Negative

4

41

Simplification ofprocedures used to test urine samples for C trachomatis

375

Table 2 Comparison of early morning urine and first passed urine samplesfor detection of C trachomatis by Micro Trak and IDEIA First passed urine by Micro Trak Positive

Early morning urine by MicroTrak Positive Negative

15 4

First passed urine by IDEIA

Negative 0 18

passed urine; 18 early morning urine) on clinic visits before treatment. Twenty four men were positive for C trachomatis in the urethra. For the detection of C trachomatis, the results obtained for the 1 ml and the remaining volume urine samples were in good agreement, 30 of the former (23 first passed urine; seven early morning urine) and 28 of the latter (24 first passed urine; four early morning urine) being positive by MicroTrak (table 1). In all, there were 26 concordant positive results: of these, the number of elementary bodies in corresponding 1 ml and remaining volume samples was similar on 20 occasions; was more in the 1 ml sample on two occasions; and more in the remaining volume sample on four occasions. The C trachomatis positive urine in all six samples with discrepant results contained A 10 elementary bodies, and all six men had < 10 elementary bodies in their urethral smears. COMPARISON OF EARLY MORNING URINE AND FIRST PASSED URINE DEPOSITS FOR DETECTING C TRACHOMATIS BY MICROTRAK AND IDEIA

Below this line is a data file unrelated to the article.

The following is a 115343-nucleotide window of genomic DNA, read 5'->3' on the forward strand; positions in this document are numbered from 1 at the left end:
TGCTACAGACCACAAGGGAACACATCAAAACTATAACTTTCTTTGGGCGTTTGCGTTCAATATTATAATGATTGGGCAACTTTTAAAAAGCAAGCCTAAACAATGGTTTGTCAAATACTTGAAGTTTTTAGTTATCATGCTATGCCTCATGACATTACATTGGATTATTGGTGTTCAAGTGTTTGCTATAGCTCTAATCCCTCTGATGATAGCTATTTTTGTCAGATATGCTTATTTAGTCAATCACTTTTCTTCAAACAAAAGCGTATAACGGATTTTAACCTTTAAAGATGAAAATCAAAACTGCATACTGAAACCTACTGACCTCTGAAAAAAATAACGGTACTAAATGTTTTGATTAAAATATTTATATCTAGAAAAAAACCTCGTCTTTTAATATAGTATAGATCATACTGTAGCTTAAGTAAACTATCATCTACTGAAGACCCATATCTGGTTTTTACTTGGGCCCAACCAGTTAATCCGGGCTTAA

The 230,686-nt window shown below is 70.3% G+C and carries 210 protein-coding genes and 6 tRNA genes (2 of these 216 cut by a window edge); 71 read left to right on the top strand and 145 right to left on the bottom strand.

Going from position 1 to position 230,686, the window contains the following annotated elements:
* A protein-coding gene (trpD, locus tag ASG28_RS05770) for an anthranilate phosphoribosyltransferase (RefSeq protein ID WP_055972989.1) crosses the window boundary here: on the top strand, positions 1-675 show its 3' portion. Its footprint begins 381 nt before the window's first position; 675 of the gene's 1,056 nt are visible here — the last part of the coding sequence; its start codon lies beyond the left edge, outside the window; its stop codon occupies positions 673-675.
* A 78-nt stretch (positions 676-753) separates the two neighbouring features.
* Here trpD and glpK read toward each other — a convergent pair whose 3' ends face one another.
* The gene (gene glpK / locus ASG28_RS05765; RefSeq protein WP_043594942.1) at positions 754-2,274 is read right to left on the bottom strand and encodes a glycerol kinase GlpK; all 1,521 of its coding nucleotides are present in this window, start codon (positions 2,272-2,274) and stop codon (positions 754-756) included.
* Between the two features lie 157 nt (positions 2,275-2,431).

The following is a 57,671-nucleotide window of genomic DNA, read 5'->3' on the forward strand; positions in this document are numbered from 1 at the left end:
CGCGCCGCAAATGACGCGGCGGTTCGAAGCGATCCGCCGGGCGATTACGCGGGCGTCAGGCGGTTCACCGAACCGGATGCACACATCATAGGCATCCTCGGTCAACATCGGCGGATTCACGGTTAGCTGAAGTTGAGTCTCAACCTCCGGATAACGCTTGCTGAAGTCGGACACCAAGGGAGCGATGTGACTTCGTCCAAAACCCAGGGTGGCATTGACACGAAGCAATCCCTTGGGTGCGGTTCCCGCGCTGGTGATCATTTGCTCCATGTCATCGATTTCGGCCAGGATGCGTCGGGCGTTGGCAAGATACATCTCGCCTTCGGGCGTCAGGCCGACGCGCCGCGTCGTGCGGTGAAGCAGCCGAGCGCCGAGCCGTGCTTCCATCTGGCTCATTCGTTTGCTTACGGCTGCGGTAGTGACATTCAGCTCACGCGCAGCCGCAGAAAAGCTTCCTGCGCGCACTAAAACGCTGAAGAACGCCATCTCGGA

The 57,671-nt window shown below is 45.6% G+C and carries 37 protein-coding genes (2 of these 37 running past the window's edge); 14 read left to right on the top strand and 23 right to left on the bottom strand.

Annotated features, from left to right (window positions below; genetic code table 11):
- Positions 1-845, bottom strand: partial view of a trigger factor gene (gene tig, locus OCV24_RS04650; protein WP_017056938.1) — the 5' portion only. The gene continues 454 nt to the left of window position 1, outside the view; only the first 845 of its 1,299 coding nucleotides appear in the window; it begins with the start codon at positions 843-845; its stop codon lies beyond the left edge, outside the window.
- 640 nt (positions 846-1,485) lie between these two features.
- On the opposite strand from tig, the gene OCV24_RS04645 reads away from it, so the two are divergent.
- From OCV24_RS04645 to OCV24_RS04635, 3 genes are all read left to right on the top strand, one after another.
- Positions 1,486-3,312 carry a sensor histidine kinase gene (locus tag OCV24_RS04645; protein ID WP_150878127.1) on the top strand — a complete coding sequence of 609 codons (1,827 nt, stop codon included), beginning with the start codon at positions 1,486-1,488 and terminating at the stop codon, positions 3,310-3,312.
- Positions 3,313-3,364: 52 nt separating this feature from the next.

Thirty seven men each provided an early morning urine and a first passed urine. Eighteen had positive urethral smears and 15 early morning urine samples, and 19 first passed urine samples were positive by MicroTrak (table 2). Of the 15 corresponding early morning urine and first passed urine samples that were C trachomatis positive in both, six contained similar numbers of elementary bodies, and in only two did the early morning urine sample contain more than the first passed urine. All four discrepant urine samples contained A 10 elementary bodies and one of these four patients also had a negative urethral test. Compared with MicroTrak, 16 early morning urine and only 15 first passed urine samples were positive by IDEIA (table 2). In the case in which there was a discrepant result, the positive first passed urine, which was undetected by IDEIA, contained A 10 elementary bodies, as judged by MicroTrak, as did the urethral sample. Discussion Although the demand for chlamydial diagnosis in men is less than that in women, a noninvasive technique for acquiring specimens from the genital tract is attractive if the test is required. Our own work, and that of others, has indicated that in men with acute NGU, urine samples are an acceptable alternative to urethral swabs for this purpose. In the present study methods of simplifying the collection and handling of urine samples have been shown not to decrease the sensitivity of this approach to C trachomatis detection while improving it practically. The advantages of centrifuging 1 ml samples at high speed for a short time are